I spent much of a recent morning on the phone with the insurance company, music blaring during long periods on hold. The problem, though, was caused by the doctor’s office. The invoice I’d submitted had an NPI, or National Provider Identification, which is a health care provider’s license number, or more formally, a Health Insurance Portability and Accountability Act (HIPAA) Administrative Simplification Standard. My claim had been rejected because of the NPI on it.
The insurance company had told me this NPI belonged to the health care facility, whereas they needed one for the specific doctor. The doctor’s office had told me that’s what this was. After playing go-between over several calls, I merged them on my cell phone, and somehow the woman at the doctor’s office found the other NPI she’d said didn’t exist. Now, that has to go in writing to me to be forwarded to the insurer, along with the claim number, which has 14 digits.
“Reality presents itself to us in all its complexity.” That’s a line I recall from Laws of the Game, a 1970s book that elucidated science using games and glass beads. Complexity can be seen optimistically. I recently wrote about “biocosmology,” a field focused on life as expanding the universe’s potential. In her book The Power of Glamour, Virginia Postrel saw complexity as generating mystery and longing. “We don’t know what history or nature will produce; there are too many variables and too much detail to comprehend in a glance,” she wrote. Hence, the attraction of “phosphorescent sequins, opalescent beads, and jellyfish and reptile-skin prints.”
Yet complexity can be wearing, as when convoluted paperworkembraces the arcane. Recently, I had to apply for an Employer Identification Number (EIN), a federal tax ID, for a particular project I was working on. It turned out I’d received an EIN many years earlier for an unrelated reason, and the IRS didn’t think I needed another; moreover, they told me this by mailing a letter to my long-ago address, which I received only because my ex-landlady is a friend.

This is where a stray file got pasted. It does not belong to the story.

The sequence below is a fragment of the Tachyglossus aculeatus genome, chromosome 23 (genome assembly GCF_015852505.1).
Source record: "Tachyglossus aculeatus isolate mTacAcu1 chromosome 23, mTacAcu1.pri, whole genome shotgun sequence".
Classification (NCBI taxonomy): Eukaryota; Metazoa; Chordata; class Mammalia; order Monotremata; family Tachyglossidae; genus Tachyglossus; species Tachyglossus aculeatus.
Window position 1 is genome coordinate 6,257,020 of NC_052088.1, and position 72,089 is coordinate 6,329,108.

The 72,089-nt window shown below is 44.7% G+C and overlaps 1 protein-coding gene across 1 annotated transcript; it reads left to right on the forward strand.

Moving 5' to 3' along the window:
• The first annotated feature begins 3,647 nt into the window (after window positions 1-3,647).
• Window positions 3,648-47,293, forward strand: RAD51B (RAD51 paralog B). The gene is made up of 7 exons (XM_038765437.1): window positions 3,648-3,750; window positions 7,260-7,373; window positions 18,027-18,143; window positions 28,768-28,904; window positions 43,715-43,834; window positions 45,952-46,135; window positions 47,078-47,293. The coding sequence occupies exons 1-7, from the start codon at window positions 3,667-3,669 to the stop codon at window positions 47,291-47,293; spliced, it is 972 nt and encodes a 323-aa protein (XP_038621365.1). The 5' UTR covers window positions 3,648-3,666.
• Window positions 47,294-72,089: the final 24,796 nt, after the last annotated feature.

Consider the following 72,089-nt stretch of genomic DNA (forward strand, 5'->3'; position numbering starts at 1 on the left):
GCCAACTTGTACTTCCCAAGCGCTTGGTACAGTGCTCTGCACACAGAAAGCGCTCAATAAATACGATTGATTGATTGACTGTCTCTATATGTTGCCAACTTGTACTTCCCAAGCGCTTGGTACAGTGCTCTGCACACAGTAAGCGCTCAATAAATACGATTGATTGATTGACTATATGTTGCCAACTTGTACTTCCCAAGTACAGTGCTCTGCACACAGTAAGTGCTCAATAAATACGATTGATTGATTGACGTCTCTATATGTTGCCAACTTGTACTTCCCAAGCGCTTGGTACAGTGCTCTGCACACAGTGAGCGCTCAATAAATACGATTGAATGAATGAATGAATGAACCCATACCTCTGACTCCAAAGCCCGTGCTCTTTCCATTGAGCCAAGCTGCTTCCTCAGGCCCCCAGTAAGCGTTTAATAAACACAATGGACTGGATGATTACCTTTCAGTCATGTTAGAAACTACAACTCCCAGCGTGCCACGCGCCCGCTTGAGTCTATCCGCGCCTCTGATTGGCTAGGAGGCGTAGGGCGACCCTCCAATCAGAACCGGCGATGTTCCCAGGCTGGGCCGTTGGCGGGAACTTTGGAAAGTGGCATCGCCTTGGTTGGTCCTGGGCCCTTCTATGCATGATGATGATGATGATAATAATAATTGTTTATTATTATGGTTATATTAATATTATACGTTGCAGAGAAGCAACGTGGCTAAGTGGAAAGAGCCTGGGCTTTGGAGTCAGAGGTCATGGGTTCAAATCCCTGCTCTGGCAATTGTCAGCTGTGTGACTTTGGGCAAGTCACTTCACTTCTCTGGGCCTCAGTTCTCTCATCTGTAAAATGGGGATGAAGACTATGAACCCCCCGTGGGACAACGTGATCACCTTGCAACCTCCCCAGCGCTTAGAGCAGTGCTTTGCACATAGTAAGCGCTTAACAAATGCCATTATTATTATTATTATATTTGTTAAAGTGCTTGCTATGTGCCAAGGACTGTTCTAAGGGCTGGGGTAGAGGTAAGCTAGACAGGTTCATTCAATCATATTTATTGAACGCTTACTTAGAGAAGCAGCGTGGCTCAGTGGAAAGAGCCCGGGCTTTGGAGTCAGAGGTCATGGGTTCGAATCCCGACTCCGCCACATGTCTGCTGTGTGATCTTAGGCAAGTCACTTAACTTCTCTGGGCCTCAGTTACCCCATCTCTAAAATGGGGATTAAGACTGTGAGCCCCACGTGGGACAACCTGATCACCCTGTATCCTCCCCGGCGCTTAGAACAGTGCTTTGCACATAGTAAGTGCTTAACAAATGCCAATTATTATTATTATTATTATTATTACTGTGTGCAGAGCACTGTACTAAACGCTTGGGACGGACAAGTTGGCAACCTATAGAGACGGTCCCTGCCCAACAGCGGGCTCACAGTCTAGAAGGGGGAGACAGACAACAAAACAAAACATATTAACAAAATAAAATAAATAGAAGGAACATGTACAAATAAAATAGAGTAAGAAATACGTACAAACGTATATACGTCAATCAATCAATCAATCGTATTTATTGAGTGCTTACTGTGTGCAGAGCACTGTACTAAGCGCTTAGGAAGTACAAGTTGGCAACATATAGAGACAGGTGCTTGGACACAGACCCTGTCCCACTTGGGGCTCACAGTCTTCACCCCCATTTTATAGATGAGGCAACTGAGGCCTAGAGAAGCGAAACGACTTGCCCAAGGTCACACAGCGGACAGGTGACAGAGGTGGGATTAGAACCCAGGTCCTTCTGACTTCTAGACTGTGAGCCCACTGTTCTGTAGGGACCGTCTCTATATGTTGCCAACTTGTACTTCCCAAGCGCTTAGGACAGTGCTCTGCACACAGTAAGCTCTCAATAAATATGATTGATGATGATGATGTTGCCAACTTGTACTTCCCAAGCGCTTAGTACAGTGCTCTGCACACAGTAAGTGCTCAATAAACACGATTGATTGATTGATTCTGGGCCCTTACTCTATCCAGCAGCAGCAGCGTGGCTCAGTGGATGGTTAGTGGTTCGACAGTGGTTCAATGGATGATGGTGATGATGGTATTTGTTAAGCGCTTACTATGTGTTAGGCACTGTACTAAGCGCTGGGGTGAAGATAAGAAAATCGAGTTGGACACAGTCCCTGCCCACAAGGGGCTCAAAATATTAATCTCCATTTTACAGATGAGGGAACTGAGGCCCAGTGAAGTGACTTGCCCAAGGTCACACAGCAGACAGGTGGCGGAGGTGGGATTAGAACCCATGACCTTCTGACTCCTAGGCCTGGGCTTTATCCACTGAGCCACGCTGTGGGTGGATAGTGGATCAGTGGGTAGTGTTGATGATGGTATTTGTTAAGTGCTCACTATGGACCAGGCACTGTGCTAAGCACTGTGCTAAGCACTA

The IRS also has multiple tables for owners of Individual Retirement Accounts (IRAs) to calculate Required Minimum Distributions (RMDs). The Uniform Lifetime Table is the most commonly used table, though Table I (Single Life Expectancy) is used for beneficiaries who are not the spouse of the original owner, and the Joint and Last Survivor Life Expectancy Table is used when a spouse is the sole beneficiary through the entire year and is more than 10 years younger. This reflects a streamlined process, as inheriting a retirement account used to be more complex.
When I self-published a book a few years ago, I took a particularly do-it-yourself approach, hiring various contractors, including a U.S. printer with a facility in China, rather than relying on a self-publishing firm to provide a package of services. Eventually, a crate arrived, weighing approximately one ton, which a UPS guy and I wheeled into my garage. The books had an ISBN, or International Standard Book Number, as well as “Printed in China” on the copyright page, the latter (or “Printed in PRC”) required in “conspicuous” text to satisfy U.S. country-of-origin marking requirements. In China, paperwork’s an ancient legacy. In Paper: Paging Through History, Mark Kurlansky notes that in the Zhou Dynasty (1046–256 BCE), “Treaties between states were written in triplicate, one copy for each party and one for the spirits.”
When I tried to figure out whether, how and in what amounts I was supposed to collect sales tax on book sales, the answers put a strain on human comprehension. The rules varied by state, depended on locations of buyer and seller, had various ambiguities and were the subject of a Supreme Court case that eventually inspired Amazon to calculate and collect sales tax. That may’ve been a loss for online entrepreneurs, but at least it got the question off their plate.
Politicians from center-left to conservative-right used to promise to strip away government red tape to let entrepreneurs thrive and taxpayers get relief. We don’t hear much about that anymore. In our era of stepped-up culture war, politicians show little interest in giving up bureaucratic leverage that can be used against adversaries, including companies that don’t toe some line. Paperwork now may be largely on screens, but its burdens get no lighter.
—Kenneth Silber is author of In DeWitt’s Footsteps: Seeing History on the Erie Canal and is on Twitter: @kennethsilber